Chapter 5. Native artifacts

Eskimo whirling whistle

This small replica painted turquoise and tied to a yellow string. Other people know it as a bullroarer or turndun. Twirled fast overhead it winds and unwinds to call out near and far.

Aleut mask

This ceremonial mask is typical for Alaskan native cultures It’s a work of art, and it’s symbolic. Its arcs and rays show that mankind and otter, puffin, and whale are bound together.

Soapstone carving

Kneeling hunter in soapstone and fur parka raises his ivory spear and models patience. Luke the carver etched is name on the bottom. It took years for his lesson to take.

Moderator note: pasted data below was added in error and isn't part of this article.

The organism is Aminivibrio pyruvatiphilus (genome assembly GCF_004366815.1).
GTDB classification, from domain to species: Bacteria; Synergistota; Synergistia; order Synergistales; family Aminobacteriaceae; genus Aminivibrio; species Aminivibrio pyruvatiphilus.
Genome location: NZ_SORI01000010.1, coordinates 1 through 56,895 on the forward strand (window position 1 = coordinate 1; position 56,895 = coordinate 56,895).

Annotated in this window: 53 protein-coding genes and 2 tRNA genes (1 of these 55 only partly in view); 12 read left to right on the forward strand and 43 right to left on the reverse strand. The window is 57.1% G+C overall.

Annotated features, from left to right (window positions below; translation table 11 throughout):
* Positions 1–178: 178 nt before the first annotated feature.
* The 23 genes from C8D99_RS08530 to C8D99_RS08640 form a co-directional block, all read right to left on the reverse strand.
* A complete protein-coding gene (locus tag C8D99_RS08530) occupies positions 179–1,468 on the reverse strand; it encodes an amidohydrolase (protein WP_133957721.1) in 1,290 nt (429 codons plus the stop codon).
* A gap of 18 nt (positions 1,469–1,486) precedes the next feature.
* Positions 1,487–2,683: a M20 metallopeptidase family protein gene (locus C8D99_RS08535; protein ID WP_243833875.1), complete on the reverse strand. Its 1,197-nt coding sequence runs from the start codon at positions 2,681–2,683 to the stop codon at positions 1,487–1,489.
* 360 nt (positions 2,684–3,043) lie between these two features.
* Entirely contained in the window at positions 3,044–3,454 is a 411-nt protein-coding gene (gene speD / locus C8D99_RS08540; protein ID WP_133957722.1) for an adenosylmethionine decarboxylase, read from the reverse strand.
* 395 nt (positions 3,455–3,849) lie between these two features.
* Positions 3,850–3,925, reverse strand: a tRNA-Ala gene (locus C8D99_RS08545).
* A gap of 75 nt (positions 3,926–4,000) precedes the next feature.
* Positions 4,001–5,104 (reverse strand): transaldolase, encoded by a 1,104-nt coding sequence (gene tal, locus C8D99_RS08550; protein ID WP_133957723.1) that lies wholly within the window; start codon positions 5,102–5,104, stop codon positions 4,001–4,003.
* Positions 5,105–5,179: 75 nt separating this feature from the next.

With a beak like a kingfisher and wings upstretched this wooden bird carved in Victoria by Art Charlie is lighter than air.

Walrus tusk

Illegal to possess even in Alaska except by natives I first saw this uncarved tusk on my uncle Coogans’s coffee table in Kodiak. It was a lesson to me, as Coogan pointed out, a matter of identity.


An object of art, not of any use, my mother made of spruce and maidenhair fern reminds me on its shelf how much she loved us.


We know who made this; she wasn’t a native, but sympathetically wove these sticks and yarn as an apotropaic charm.